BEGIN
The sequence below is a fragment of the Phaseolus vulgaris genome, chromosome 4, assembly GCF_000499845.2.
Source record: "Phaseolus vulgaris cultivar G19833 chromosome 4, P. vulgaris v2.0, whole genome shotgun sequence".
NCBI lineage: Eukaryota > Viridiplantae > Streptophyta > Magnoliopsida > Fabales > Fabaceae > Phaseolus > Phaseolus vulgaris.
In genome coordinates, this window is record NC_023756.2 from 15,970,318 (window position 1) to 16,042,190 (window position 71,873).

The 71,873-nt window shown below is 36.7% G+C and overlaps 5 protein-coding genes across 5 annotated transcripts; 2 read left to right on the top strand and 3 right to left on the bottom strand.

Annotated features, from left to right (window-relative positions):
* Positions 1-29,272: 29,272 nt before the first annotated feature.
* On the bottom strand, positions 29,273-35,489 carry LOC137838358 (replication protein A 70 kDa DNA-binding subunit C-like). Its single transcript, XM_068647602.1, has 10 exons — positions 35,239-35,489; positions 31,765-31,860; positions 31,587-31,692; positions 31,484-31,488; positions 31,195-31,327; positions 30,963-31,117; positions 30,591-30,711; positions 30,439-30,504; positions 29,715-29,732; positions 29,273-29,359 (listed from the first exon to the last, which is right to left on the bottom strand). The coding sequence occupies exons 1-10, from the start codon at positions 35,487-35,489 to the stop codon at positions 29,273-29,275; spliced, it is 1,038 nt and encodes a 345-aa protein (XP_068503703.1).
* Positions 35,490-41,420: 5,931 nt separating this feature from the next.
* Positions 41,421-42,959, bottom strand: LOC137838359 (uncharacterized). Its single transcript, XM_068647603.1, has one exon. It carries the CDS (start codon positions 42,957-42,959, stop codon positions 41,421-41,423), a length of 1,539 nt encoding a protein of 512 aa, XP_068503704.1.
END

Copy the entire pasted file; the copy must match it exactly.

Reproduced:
The sequence below is a fragment of the Phaseolus vulgaris genome, chromosome 4, assembly GCF_000499845.2.
Source record: "Phaseolus vulgaris cultivar G19833 chromosome 4, P. vulgaris v2.0, whole genome shotgun sequence".
NCBI lineage: Eukaryota > Viridiplantae > Streptophyta > Magnoliopsida > Fabales > Fabaceae > Phaseolus > Phaseolus vulgaris.
In genome coordinates, this window is record NC_023756.2 from 15,970,318 (window position 1) to 16,042,190 (window position 71,873).

The 71,873-nt window shown below is 36.7% G+C and overlaps 5 protein-coding genes across 5 annotated transcripts; 2 read left to right on the top strand and 3 right to left on the bottom strand.

Annotated features, from left to right (window-relative positions):
* Positions 1-29,272: 29,272 nt before the first annotated feature.
* On the bottom strand, positions 29,273-35,489 carry LOC137838358 (replication protein A 70 kDa DNA-binding subunit C-like). Its single transcript, XM_068647602.1, has 10 exons — positions 35,239-35,489; positions 31,765-31,860; positions 31,587-31,692; positions 31,484-31,488; positions 31,195-31,327; positions 30,963-31,117; positions 30,591-30,711; positions 30,439-30,504; positions 29,715-29,732; positions 29,273-29,359 (listed from the first exon to the last, which is right to left on the bottom strand). The coding sequence occupies exons 1-10, from the start codon at positions 35,487-35,489 to the stop codon at positions 29,273-29,275; spliced, it is 1,038 nt and encodes a 345-aa protein (XP_068503703.1).
* Positions 35,490-41,420: 5,931 nt separating this feature from the next.
* Positions 41,421-42,959, bottom strand: LOC137838359 (uncharacterized). Its single transcript, XM_068647603.1, has one exon. It carries the CDS (start codon positions 42,957-42,959, stop codon positions 41,421-41,423), a length of 1,539 nt encoding a protein of 512 aa, XP_068503704.1.